Overview of the Adult Justice System
Stage One: The Investigative Function
When a possible crime is reported to an investigative agency like the police, or the agency itself identifies a possible crime, the agency will investigate and decide whether the incident warrants forwarding a report to Crown counsel (RCC) to B.C.’s prosecution service.
Stage Two: The Prosecution Function
Receiving Reports to Crown Counsel (RCCs)
Police send a RCC if they conclude a crime has been committed. Most categories of offences are the responsibility of B.C.’s Prosecution Service, but some offences are handled by the federal prosecution service, known as the Public Prosecution Service of Canada.
At times, police also ask Crown counsel for criminal law legal advice before submitting their RCC.
When B.C. prosecutors, known as Crown counsel, receive a RCC from police or another investigative agency, the prosecutors assess whether charges should be laid against the person or persons named in the RCC.
In British Columbia, the Prosecution Service, not police, is almost always responsible for approving the laying of formal charges. This is unlike most other provinces.
Prosecutors review every RCC sent to them by police or other investigative agencies, using the BC Prosecution Service's charge assessment guidelines policy. This policy is part of the Crown counsel policy manual, a public document that guides prosecutors in using their discretion, which ensures independent and impartial prosecutorial decision making.
The charge assessment guidelines policy states prosecutors should, in most cases, make their charge assessment decision according to the following, two-part formula:
- Crown decides whether there is a substantial likelihood of conviction based on the evidence presented in the RCC. In other words, whether there is a strong, solid case of substance to present to the court.
- Once the prosecutor decides there is a substantial likelihood of conviction, the second test is whether a prosecution is required in the public interest. The many factors prosecutors must consider in deciding this, including the seriousness of the allegations (for example, whether a victim suffered serious harm or a weapon was used).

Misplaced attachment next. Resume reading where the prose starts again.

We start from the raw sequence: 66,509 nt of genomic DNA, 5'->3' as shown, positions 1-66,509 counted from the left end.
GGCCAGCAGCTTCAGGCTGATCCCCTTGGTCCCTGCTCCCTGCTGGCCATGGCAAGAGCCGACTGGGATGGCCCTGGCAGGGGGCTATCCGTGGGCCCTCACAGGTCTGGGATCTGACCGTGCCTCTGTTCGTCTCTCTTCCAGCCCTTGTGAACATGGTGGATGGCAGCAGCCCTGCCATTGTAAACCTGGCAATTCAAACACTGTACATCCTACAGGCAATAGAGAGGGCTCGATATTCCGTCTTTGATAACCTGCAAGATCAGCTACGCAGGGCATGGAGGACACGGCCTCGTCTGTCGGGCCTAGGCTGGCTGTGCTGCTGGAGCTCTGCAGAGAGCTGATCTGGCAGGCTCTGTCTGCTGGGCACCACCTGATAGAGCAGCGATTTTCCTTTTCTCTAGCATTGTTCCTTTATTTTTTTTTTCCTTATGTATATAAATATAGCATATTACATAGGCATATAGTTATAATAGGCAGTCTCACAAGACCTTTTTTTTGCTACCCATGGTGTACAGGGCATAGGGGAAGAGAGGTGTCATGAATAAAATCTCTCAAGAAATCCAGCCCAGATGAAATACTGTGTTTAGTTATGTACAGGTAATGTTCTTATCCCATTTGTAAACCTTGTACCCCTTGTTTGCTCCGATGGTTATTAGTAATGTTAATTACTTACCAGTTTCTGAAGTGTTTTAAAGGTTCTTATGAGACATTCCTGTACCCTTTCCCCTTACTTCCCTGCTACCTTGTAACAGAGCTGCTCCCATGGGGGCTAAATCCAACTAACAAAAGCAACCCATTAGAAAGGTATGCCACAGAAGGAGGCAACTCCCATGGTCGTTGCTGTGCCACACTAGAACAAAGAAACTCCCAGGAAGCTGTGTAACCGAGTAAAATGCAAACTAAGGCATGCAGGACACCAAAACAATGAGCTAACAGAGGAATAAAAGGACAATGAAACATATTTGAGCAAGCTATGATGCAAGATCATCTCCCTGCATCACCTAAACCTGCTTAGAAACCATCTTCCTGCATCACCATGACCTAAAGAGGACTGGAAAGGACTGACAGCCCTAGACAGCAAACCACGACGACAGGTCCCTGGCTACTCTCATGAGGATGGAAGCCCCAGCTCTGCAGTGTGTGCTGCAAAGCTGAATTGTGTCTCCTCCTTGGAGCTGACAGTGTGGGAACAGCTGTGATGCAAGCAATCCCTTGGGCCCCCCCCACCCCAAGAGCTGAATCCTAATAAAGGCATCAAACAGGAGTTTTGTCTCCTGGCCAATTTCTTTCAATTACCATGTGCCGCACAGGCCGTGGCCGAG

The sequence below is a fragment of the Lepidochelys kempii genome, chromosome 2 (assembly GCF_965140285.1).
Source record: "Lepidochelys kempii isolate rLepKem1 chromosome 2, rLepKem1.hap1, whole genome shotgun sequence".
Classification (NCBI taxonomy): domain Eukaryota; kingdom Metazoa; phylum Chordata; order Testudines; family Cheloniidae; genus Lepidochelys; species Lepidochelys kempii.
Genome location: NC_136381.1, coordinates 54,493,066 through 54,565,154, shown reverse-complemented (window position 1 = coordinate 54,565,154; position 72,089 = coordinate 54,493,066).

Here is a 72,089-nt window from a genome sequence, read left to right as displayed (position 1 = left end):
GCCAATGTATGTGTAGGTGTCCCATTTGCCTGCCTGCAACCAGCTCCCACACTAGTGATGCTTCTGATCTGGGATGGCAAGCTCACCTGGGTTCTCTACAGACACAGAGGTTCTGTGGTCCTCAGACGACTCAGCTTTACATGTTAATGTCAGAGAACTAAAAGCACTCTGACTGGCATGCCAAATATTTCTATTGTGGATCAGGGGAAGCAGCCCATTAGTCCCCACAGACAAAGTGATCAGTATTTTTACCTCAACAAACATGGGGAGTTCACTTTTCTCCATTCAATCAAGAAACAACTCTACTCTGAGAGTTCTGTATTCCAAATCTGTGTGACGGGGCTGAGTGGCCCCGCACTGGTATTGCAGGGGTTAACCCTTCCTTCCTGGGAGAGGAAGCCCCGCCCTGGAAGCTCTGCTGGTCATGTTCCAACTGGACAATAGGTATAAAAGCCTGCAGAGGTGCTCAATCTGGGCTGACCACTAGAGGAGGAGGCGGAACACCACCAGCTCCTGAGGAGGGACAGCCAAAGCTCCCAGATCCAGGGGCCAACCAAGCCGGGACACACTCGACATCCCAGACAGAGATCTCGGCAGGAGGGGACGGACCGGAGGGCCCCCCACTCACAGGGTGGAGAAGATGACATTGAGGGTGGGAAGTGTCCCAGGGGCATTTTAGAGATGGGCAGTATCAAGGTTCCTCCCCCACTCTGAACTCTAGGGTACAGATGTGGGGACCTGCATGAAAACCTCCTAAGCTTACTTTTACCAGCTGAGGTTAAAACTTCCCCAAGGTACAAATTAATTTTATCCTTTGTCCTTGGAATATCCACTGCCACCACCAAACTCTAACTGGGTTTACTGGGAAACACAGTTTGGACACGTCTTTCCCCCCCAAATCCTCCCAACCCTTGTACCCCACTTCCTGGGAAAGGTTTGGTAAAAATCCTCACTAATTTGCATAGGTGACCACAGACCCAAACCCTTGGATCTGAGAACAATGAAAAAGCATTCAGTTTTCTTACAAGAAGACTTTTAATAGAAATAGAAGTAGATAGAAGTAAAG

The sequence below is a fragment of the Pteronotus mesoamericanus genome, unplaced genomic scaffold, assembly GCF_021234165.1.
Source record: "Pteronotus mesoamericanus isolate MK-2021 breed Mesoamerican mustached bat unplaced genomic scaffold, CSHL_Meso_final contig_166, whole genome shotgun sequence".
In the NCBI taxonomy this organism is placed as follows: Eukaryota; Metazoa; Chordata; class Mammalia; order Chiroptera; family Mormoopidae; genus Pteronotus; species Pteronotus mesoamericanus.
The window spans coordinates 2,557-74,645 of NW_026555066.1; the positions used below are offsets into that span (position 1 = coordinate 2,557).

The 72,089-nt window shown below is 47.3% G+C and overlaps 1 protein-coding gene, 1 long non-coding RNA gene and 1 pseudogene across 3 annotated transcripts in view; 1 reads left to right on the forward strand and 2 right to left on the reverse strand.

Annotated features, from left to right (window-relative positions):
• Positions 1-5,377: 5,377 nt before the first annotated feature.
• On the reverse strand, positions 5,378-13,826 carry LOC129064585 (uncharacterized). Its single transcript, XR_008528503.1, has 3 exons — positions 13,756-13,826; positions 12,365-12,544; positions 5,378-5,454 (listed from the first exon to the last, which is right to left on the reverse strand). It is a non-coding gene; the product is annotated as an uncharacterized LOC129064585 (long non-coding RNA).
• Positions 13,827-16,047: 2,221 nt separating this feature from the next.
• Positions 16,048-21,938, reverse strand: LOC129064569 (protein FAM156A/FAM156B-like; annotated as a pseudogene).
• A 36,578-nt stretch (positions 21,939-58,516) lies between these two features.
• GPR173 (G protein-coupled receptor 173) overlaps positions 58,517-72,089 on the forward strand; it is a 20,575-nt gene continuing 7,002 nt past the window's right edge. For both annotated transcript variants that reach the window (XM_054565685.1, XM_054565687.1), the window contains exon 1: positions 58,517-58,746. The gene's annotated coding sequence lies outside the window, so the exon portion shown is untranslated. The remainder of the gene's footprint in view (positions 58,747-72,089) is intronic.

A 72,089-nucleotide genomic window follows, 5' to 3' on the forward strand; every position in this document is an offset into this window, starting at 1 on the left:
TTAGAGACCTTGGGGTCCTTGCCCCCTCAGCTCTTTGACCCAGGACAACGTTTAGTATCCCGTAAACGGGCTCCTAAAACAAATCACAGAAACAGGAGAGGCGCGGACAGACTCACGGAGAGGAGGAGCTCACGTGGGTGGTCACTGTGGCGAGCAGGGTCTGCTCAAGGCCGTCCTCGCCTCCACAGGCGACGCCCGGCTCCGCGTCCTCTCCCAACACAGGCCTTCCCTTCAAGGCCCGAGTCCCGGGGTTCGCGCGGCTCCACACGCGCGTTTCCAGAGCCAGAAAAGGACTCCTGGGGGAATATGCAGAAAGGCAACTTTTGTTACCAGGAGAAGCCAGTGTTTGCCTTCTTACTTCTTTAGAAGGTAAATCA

Prosecutors can decide that no charges should be laid, charges should be laid or the accused person should be referred to an alternative measures program rather than go to court.
The purpose of the charge assessment is to ensure only solid cases of substance and those in the public interest move forward to trial.
It is not the prosecutor’s primary role in our Canadian justice system to gain a conviction. The prosecutor’s primary role is to ensure the evidence against an accused person is presented vigorously, but fairly, in court. This ensures the accused person’s defence counsel can respond to the evidence and the judge or jury can perform their independent function of deciding the outcome of the charge.
Prosecutors conduct their charge assessments as quickly as possible, with a thorough analysis and principled decision making, to guard against delay in the criminal justice process. Charge assessment for a very few of the most complex cases can take longer.
Stage Three: The Trial Function
If, after they have reviewed the RCC, Crown decide a charge or charges should be laid, the matter will go to court. Although one of their responsibilities is to keep victims informed about the justice process, prosecutors do not act for victims of a crime. Rather, Crown counsel conduct the prosecution on behalf of the whole community.
Crown counsel conduct prosecutions and appeals in every level of court: the Provincial Court of B.C., the B.C. Supreme Court, the B.C. Court of Appeal and the Supreme Court of Canada. Prosecutions may be before a judge or a judge and jury.
If an accused pleads guilty or is convicted, prosecutors are responsible for recommending appropriate sentences. The final sentencing decision is made by the judge.
Stage Four: The Corrections Function
If the accused is found guilty by a judge or jury, they may be sentenced to a correctional centre or assigned other penalties. Post-sentence reviews, applications, appeals and other legal processes may result in some matters related to a concluded file being resurrected.